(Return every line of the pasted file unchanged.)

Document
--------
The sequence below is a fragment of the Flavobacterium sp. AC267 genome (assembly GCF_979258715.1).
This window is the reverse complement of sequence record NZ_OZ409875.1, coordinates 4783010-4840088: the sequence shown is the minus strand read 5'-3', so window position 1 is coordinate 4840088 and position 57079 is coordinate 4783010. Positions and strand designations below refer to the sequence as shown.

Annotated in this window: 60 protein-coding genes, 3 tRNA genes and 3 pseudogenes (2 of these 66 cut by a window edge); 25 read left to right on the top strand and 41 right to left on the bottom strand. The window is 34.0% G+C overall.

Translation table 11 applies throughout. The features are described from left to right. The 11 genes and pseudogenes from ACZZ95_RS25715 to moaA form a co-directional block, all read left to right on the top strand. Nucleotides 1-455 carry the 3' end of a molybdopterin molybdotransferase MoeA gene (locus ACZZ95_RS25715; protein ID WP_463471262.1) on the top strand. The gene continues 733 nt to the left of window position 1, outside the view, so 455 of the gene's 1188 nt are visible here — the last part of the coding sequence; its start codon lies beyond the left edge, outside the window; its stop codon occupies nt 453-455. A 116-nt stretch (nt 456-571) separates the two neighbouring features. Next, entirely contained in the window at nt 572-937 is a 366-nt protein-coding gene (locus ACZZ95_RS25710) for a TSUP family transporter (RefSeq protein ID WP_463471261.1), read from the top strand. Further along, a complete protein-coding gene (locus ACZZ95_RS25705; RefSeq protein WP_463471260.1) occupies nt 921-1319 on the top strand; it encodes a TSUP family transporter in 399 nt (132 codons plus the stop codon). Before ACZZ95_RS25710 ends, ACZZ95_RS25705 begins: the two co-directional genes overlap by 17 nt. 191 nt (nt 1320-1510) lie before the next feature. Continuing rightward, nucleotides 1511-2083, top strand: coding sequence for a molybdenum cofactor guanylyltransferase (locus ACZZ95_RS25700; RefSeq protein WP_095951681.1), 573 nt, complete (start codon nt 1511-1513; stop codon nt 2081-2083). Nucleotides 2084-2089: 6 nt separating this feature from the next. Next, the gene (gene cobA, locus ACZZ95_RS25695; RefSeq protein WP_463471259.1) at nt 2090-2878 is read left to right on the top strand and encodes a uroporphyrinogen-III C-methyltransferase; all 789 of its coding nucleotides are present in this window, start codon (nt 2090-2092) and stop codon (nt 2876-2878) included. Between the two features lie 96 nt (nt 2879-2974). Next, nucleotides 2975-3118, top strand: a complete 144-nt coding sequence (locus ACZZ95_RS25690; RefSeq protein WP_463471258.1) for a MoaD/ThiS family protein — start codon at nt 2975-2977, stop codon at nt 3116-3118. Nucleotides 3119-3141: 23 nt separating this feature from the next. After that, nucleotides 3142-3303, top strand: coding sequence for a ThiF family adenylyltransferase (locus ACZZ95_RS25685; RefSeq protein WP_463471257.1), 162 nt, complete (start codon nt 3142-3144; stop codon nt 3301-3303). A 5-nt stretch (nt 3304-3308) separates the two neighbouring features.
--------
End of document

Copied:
The sequence below is a fragment of the Flavobacterium sp. AC267 genome (assembly GCF_979258715.1).
This window is the reverse complement of sequence record NZ_OZ409875.1, coordinates 4783010-4840088: the sequence shown is the minus strand read 5'-3', so window position 1 is coordinate 4840088 and position 57079 is coordinate 4783010. Positions and strand designations below refer to the sequence as shown.

Annotated in this window: 60 protein-coding genes, 3 tRNA genes and 3 pseudogenes (2 of these 66 cut by a window edge); 25 read left to right on the top strand and 41 right to left on the bottom strand. The window is 34.0% G+C overall.

Translation table 11 applies throughout. The features are described from left to right. The 11 genes and pseudogenes from ACZZ95_RS25715 to moaA form a co-directional block, all read left to right on the top strand. Nucleotides 1-455 carry the 3' end of a molybdopterin molybdotransferase MoeA gene (locus ACZZ95_RS25715; protein ID WP_463471262.1) on the top strand. The gene continues 733 nt to the left of window position 1, outside the view, so 455 of the gene's 1188 nt are visible here — the last part of the coding sequence; its start codon lies beyond the left edge, outside the window; its stop codon occupies nt 453-455. A 116-nt stretch (nt 456-571) separates the two neighbouring features. Next, entirely contained in the window at nt 572-937 is a 366-nt protein-coding gene (locus ACZZ95_RS25710) for a TSUP family transporter (RefSeq protein ID WP_463471261.1), read from the top strand. Further along, a complete protein-coding gene (locus ACZZ95_RS25705; RefSeq protein WP_463471260.1) occupies nt 921-1319 on the top strand; it encodes a TSUP family transporter in 399 nt (132 codons plus the stop codon). Before ACZZ95_RS25710 ends, ACZZ95_RS25705 begins: the two co-directional genes overlap by 17 nt. 191 nt (nt 1320-1510) lie before the next feature. Continuing rightward, nucleotides 1511-2083, top strand: coding sequence for a molybdenum cofactor guanylyltransferase (locus ACZZ95_RS25700; RefSeq protein WP_095951681.1), 573 nt, complete (start codon nt 1511-1513; stop codon nt 2081-2083). Nucleotides 2084-2089: 6 nt separating this feature from the next. Next, the gene (gene cobA, locus ACZZ95_RS25695; RefSeq protein WP_463471259.1) at nt 2090-2878 is read left to right on the top strand and encodes a uroporphyrinogen-III C-methyltransferase; all 789 of its coding nucleotides are present in this window, start codon (nt 2090-2092) and stop codon (nt 2876-2878) included. Between the two features lie 96 nt (nt 2879-2974). Next, nucleotides 2975-3118, top strand: a complete 144-nt coding sequence (locus ACZZ95_RS25690; RefSeq protein WP_463471258.1) for a MoaD/ThiS family protein — start codon at nt 2975-2977, stop codon at nt 3116-3118. Nucleotides 3119-3141: 23 nt separating this feature from the next. After that, nucleotides 3142-3303, top strand: coding sequence for a ThiF family adenylyltransferase (locus ACZZ95_RS25685; RefSeq protein WP_463471257.1), 162 nt, complete (start codon nt 3142-3144; stop codon nt 3301-3303). A 5-nt stretch (nt 3304-3308) separates the two neighbouring features.